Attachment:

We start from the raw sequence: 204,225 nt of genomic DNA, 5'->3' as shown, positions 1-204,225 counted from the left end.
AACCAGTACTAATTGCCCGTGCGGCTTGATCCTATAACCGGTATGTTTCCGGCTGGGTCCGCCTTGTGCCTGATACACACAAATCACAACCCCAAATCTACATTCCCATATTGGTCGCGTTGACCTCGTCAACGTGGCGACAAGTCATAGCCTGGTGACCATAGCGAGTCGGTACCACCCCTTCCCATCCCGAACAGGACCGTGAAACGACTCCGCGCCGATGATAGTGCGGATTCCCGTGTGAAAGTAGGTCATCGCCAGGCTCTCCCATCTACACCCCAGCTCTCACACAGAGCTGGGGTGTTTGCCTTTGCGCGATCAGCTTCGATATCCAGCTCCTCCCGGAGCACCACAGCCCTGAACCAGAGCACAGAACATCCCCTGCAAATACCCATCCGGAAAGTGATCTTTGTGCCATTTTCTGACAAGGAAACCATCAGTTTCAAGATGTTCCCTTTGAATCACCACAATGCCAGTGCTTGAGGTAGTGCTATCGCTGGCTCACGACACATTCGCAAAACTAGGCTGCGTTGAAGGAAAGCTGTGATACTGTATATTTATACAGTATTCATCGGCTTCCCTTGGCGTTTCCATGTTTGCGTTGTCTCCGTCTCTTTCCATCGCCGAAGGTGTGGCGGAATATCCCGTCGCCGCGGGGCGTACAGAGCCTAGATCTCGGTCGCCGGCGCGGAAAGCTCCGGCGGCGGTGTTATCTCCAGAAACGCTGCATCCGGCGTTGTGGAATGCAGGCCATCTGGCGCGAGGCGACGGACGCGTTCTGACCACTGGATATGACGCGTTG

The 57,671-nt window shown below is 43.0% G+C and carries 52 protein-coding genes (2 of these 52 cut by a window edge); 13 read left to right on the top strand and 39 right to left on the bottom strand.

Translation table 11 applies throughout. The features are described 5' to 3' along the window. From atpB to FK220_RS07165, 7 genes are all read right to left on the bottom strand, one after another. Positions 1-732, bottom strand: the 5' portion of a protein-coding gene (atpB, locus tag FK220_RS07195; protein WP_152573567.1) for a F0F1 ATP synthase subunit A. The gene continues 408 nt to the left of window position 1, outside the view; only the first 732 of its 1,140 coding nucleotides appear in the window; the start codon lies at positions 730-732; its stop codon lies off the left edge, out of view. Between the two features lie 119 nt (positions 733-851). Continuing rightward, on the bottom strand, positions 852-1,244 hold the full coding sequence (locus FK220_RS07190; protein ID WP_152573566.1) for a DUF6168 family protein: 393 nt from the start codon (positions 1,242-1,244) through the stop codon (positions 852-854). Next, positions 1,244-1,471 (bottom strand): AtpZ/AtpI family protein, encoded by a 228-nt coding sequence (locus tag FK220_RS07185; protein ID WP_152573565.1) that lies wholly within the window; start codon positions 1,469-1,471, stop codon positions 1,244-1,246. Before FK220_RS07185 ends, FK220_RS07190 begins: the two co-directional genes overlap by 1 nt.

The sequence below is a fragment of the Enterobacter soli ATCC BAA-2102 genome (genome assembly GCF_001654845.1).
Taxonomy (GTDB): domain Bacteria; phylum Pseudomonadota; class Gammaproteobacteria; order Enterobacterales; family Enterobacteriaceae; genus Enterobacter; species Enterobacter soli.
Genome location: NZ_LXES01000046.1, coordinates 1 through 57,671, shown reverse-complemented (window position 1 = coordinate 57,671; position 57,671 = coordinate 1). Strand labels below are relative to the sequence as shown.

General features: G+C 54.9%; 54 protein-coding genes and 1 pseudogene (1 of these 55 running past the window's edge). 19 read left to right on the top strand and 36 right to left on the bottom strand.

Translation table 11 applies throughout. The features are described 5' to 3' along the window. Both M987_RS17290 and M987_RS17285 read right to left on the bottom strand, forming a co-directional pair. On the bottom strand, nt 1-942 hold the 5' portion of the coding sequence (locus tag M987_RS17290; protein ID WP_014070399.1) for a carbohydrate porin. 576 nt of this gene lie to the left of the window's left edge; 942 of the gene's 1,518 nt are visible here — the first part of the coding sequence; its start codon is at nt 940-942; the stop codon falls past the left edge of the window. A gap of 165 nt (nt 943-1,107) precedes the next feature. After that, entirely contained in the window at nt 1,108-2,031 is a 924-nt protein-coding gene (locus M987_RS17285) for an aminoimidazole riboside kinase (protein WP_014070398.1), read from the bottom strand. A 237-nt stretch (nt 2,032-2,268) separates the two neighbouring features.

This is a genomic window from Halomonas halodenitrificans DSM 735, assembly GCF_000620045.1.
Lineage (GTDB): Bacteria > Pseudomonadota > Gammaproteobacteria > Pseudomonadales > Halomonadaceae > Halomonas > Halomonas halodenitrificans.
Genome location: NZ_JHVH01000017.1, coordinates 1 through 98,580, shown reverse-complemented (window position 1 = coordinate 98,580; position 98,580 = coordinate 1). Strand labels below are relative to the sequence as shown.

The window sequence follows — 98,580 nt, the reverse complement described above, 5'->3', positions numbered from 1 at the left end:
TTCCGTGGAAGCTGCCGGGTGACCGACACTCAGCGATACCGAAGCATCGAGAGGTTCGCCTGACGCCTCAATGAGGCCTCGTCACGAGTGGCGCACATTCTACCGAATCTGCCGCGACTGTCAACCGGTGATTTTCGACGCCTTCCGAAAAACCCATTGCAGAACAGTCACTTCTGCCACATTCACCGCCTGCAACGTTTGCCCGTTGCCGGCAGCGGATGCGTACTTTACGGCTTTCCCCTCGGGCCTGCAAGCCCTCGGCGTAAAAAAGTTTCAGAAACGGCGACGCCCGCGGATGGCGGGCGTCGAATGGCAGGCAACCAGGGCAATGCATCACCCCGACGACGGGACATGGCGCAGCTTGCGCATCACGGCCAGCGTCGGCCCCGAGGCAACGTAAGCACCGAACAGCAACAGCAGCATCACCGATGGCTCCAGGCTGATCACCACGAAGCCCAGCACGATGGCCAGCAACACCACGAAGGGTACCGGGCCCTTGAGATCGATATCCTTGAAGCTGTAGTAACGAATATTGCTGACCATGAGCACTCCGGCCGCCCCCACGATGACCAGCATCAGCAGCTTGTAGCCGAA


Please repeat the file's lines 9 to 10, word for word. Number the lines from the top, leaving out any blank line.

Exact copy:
Translation table 11 applies throughout. The features are described 5' to 3' along the window. Both M987_RS17290 and M987_RS17285 read right to left on the bottom strand, forming a co-directional pair. On the bottom strand, nt 1-942 hold the 5' portion of the coding sequence (locus tag M987_RS17290; protein ID WP_014070399.1) for a carbohydrate porin. 576 nt of this gene lie to the left of the window's left edge; 942 of the gene's 1,518 nt are visible here — the first part of the coding sequence; its start codon is at nt 940-942; the stop codon falls past the left edge of the window. A gap of 165 nt (nt 943-1,107) precedes the next feature. After that, entirely contained in the window at nt 1,108-2,031 is a 924-nt protein-coding gene (locus M987_RS17285) for an aminoimidazole riboside kinase (protein WP_014070398.1), read from the bottom strand. A 237-nt stretch (nt 2,032-2,268) separates the two neighbouring features.

This is a genomic window from Halomonas halodenitrificans DSM 735, assembly GCF_000620045.1.